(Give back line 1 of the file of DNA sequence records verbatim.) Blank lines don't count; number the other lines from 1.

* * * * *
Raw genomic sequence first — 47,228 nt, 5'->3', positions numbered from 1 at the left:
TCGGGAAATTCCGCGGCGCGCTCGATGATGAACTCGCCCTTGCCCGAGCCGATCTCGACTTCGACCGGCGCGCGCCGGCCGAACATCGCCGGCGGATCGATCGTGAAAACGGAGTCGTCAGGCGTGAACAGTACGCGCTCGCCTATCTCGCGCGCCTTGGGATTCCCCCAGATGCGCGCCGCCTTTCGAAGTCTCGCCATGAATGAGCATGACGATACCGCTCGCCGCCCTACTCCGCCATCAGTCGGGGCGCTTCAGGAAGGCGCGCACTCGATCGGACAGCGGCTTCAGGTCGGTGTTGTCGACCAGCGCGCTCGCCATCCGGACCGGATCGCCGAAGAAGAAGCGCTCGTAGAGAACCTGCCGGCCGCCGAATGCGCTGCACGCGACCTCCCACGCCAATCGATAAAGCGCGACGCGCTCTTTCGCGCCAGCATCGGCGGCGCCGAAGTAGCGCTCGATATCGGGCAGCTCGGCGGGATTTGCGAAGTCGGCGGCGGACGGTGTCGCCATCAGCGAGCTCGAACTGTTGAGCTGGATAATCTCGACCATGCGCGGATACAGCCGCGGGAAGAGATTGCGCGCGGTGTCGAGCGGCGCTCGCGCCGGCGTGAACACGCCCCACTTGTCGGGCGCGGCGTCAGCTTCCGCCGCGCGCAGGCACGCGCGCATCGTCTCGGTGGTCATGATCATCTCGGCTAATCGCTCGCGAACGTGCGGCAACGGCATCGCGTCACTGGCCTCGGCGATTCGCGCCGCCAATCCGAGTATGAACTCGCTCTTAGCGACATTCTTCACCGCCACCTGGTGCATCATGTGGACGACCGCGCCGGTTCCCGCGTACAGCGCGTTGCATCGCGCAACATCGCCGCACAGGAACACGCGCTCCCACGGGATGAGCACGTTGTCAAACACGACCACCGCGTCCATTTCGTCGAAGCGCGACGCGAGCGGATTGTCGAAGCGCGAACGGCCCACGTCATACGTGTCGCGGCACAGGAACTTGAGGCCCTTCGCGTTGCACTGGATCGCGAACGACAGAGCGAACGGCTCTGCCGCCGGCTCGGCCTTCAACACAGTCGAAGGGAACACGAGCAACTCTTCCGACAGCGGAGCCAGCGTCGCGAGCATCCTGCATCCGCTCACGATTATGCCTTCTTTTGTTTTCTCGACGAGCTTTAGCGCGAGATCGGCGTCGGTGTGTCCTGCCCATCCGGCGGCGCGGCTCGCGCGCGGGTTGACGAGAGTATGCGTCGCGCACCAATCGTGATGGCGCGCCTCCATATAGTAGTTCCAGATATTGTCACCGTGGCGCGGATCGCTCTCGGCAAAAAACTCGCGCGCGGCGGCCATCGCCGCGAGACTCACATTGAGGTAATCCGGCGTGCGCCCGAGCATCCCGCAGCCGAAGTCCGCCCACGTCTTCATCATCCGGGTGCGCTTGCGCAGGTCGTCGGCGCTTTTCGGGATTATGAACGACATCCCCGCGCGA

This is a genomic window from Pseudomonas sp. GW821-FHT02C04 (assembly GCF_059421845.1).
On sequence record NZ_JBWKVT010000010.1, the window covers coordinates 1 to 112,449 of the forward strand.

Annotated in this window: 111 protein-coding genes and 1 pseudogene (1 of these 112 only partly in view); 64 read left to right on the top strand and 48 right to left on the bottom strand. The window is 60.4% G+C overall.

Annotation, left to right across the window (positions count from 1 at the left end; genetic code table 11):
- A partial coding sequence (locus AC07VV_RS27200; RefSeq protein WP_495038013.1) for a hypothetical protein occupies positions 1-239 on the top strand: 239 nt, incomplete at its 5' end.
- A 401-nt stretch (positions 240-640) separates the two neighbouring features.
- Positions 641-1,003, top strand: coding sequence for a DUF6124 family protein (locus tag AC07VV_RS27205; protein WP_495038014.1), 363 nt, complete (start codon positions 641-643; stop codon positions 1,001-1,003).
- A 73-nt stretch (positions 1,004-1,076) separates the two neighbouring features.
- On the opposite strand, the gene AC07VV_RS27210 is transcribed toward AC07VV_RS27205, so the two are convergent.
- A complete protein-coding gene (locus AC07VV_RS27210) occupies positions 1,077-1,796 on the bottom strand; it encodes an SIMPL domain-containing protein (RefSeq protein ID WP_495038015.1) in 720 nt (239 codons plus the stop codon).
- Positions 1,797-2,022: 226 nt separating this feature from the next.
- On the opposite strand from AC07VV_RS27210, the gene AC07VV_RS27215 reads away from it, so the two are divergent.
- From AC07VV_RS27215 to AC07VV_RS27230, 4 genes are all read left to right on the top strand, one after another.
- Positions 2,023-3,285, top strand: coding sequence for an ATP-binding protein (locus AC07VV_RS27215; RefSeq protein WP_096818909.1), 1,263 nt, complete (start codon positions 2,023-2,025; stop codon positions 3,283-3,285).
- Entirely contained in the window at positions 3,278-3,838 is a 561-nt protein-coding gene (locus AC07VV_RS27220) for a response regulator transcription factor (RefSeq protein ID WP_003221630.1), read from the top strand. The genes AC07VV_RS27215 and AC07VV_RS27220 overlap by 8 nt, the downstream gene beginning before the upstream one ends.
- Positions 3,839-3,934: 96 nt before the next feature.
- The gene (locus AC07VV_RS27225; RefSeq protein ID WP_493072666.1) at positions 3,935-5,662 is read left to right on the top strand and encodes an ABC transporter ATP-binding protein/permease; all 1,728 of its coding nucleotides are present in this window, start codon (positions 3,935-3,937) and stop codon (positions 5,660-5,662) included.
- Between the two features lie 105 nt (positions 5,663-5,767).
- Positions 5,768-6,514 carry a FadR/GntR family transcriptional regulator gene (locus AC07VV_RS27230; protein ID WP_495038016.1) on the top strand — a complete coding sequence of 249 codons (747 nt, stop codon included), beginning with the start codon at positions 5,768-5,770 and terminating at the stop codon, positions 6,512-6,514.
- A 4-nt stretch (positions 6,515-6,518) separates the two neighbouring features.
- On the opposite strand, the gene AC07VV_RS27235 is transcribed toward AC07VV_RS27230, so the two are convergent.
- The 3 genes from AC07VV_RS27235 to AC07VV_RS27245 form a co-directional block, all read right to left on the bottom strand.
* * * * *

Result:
Raw genomic sequence first — 47,228 nt, 5'->3', positions numbered from 1 at the left: